Use a dry bathroom scrubber like this one that will help you get into the corners, or dish scrubber like this one with hard bristles. You can use these solely for cleaning the litter box to remove dried on particles. Once the remaining litter is loosened, pour them into the garbage bag.

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Don’t use harsh smelling cleaners, ammonia, or bleach to clean the litter box. Vets recommend (source) hot soapy water. You can use mild dish soap, or even vinegar (here’s how), or baking soda (here’s how) if you prefer to go the natural route. Keep in mind, dish soap, vinegar, or baking soda won’t disinfect. You need to give the litter box a deep clean to kill all the bacteria and parasites; here’s how.


If there are still pieces of litter stuck to the litter box, even after dry scrubbing, fill the box with hot water to let it soak. If needed, use a bathroom scrubber or dish scrubber to loosen the stuck-on litter after soaking. When you’re done, pour the dirty water in the toilet, being careful not to splash any.


Once you’ve gotten all the litter out of the box, wipe the litter box down with a hot soapy mixture. Be sure to get the top and outside of the litter box where you’ll be touching it.


Also, consider a method to disinfect and kill bacteria and parasites. There are methods in this article on deep cleaning, as well as what to combine when cleaning with vinegar to disinfect. 


Use a rag if you have one you can dedicate to litter box cleaning and throw in with your next load of laundry. Or, pour enough hot soapy water into the box to cover the bottom of it and use your scrubby dedicated to litter box cleaning to spread the mixture up the sides.





Fill the litter box with clean water to rinse away any soap residue. Pour that water down the toilet and repeat until all the soap residue is rinsed off. It’s important to get any smells from the soap off the litter box so they don’t deter your cat from using it.


Be sure to thoroughly dry the litter box as bacteria thrive in damp environments. If you can dedicate a rag to litter box cleaning and throw it into the laundry, use a dry rag to wipe the litter box dry. Although it’s not as environmentally friendly, paper towels are also ideal to wipe out the litter box, as you can toss them after and ensure there isn’t any cross-contamination.





Once your cat’s litter box is all clean, now it’s time to clean up your area. Use a bathroom cleaner to wipe down the bathtub and any surfaces the litter box, your gloves, your litter box cleaning tools, or the dirty water touched.


Give the rag a good rinse and set it aside to be washed with your next load of laundry. You should also disinfect the scrubbing tools, their handles, and your gloves and let them dry before putting them away.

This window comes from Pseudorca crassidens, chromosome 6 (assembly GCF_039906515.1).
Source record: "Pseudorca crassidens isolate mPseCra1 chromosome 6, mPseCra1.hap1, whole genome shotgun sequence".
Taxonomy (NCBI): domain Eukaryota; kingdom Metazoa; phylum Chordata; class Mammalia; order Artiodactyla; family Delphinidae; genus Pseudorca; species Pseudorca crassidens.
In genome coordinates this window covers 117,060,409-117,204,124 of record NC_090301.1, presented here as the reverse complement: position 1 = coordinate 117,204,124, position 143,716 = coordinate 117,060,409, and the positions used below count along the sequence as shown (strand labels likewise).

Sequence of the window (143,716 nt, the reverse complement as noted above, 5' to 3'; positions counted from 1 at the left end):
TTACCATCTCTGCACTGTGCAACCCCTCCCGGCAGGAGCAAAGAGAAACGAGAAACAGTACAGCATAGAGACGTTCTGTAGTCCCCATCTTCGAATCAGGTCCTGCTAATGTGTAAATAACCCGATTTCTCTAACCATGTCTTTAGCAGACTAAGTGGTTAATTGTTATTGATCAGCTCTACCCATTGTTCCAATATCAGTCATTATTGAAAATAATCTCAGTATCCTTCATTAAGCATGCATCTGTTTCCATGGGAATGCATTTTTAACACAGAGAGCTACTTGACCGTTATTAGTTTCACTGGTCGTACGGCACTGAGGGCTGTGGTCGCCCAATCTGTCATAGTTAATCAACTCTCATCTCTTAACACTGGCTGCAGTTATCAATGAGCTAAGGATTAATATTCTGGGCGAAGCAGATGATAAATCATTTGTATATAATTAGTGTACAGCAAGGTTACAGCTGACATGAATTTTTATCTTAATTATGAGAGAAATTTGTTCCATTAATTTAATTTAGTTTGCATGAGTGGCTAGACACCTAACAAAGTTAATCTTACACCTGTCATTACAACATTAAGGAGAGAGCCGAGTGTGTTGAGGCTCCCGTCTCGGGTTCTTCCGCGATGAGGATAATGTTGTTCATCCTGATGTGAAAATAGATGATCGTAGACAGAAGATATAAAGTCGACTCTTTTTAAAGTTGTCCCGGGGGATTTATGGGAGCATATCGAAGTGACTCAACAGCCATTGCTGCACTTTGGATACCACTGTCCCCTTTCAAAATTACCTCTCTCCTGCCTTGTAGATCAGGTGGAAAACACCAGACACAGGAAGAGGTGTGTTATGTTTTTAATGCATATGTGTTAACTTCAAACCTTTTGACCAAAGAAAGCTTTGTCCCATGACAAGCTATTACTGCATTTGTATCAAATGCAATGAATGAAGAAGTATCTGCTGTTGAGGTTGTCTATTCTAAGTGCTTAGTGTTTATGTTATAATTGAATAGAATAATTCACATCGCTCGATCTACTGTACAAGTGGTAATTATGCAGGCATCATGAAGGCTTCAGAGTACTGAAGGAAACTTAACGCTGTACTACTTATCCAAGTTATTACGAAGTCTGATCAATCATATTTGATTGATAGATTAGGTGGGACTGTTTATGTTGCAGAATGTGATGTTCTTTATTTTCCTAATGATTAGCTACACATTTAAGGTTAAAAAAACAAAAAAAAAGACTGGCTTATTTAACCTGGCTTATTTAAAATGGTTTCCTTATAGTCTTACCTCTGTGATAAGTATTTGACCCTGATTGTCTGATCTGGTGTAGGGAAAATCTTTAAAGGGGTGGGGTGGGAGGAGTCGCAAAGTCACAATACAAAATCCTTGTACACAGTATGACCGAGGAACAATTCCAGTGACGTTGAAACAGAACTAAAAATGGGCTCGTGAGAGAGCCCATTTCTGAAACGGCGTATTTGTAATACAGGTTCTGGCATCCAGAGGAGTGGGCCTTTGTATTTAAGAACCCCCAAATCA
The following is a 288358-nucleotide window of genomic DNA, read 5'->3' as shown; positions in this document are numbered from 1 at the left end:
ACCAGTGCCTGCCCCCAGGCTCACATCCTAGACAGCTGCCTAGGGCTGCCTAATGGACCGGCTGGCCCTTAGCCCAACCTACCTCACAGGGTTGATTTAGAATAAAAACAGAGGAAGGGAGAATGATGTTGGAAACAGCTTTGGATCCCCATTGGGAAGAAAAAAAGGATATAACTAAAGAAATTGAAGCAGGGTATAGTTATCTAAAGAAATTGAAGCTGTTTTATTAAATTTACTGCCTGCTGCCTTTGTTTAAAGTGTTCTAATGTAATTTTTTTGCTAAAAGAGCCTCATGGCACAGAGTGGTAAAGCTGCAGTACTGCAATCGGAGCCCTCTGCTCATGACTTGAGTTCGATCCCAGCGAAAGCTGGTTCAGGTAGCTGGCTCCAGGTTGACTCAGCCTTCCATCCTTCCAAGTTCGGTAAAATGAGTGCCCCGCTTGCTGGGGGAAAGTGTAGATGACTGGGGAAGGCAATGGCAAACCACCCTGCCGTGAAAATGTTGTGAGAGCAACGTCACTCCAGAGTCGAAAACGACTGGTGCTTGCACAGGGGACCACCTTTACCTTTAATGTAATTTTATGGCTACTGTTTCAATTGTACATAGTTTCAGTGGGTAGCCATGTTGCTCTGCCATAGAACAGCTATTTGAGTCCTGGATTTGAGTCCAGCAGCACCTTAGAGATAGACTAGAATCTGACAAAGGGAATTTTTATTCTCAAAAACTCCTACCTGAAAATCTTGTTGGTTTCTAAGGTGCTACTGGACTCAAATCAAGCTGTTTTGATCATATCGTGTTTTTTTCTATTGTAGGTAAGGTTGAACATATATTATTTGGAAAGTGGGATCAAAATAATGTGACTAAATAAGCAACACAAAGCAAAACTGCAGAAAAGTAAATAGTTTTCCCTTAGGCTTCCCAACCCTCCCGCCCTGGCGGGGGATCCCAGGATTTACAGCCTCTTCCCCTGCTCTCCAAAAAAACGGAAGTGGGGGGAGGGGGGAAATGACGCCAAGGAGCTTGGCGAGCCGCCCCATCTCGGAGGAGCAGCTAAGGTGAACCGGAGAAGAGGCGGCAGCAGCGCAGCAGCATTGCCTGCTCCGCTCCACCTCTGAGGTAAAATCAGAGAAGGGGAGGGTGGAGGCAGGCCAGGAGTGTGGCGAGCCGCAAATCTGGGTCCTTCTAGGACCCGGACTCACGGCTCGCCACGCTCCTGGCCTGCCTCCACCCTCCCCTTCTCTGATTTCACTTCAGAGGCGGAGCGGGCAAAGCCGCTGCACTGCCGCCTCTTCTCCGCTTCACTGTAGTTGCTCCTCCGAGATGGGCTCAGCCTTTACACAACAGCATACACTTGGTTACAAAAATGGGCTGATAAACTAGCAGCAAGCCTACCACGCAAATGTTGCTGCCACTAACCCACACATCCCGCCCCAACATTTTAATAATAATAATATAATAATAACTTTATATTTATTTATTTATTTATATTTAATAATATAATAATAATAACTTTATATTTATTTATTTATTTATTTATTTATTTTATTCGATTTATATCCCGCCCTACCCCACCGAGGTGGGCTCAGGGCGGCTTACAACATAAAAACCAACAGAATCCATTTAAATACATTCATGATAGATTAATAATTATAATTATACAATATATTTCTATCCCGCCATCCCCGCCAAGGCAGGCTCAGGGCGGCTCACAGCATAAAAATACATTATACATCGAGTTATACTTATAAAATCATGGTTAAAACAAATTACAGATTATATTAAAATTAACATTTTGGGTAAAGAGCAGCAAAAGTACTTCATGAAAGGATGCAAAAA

It’s important to keep the health of your cat in mind, as well as the health of the environment. There are several products on the market that may make it easier to clean the litter box in an apartment, but they create a lot of waste, aren’t ideal for your cat, and aren’t budget-friendly.




Litter box liners may make changing the litter faster, as they act as a garbage bag that lines the litter box, however, they typically don’t work as well as they should and they may cause litter box aversion. Check out all the reasons you shouldn’t use litter box liners.


Your cat wants to be able to scratch and dig in their litter box without anything getting in the way. It’s very easy for a cat’s claw to hook onto the liner and even tear a hole. Then the liner isn’t much use anyway.


Because thin plastic and a cat’s sharp claws aren’t the best combination, it means you’re often left with big or small holes in the liner. If cat urine makes its way to those holes, urine can get trapped between the liner and the litter box, which will make the litter box smell worse and be harder to clean.




As lovely as it would be to simply throw the entire litter box out along with its contents, that becomes extremely wasteful and expensive. Remember, depending on the type of litter you use, litter typically needs to be changed every 2 – 4 weeks.


Clay litters create enough waste as is each month, adding a disposable litter box to that isn’t necessary.


If you use a recyclable or biodegradable litter box, it does cut down on the waste, but not as much as using the same litter box for years to come will.




Disinfecting wipes such as Clorox or Lysol wipes will leave a residue on your cat’s litter box that your cat won’t appreciate and that may drive them away from the litter box.


If you prefer to use a wipe, consider one made specifically for a cat’s litter box, such as Nature’s Miracle Litter Box Wipes, or Arm & Hammer Cat Litter Pan Wipes.




I hope this article helps you when cleaning a litter box in an apartment 🙂



How to Easily Clean a Litter Box in an Apartment